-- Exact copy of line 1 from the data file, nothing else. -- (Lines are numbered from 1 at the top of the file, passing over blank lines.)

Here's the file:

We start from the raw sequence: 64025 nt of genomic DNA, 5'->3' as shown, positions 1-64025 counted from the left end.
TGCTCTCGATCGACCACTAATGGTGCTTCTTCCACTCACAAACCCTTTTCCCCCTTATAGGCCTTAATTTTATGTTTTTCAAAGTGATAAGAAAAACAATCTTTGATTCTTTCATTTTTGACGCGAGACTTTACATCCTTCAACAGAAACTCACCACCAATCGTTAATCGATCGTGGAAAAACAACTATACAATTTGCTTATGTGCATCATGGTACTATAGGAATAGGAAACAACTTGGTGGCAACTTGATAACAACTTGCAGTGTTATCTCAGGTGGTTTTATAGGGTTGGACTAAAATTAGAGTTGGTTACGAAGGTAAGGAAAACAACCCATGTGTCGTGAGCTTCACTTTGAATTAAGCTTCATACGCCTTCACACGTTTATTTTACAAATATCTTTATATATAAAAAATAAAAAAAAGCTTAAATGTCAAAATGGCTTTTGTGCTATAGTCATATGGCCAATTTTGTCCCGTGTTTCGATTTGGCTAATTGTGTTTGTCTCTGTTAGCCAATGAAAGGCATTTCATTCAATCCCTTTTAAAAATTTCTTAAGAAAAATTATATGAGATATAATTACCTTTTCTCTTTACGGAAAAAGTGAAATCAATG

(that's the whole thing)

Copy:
We start from the raw sequence: 64025 nt of genomic DNA, 5'->3' as shown, positions 1-64025 counted from the left end.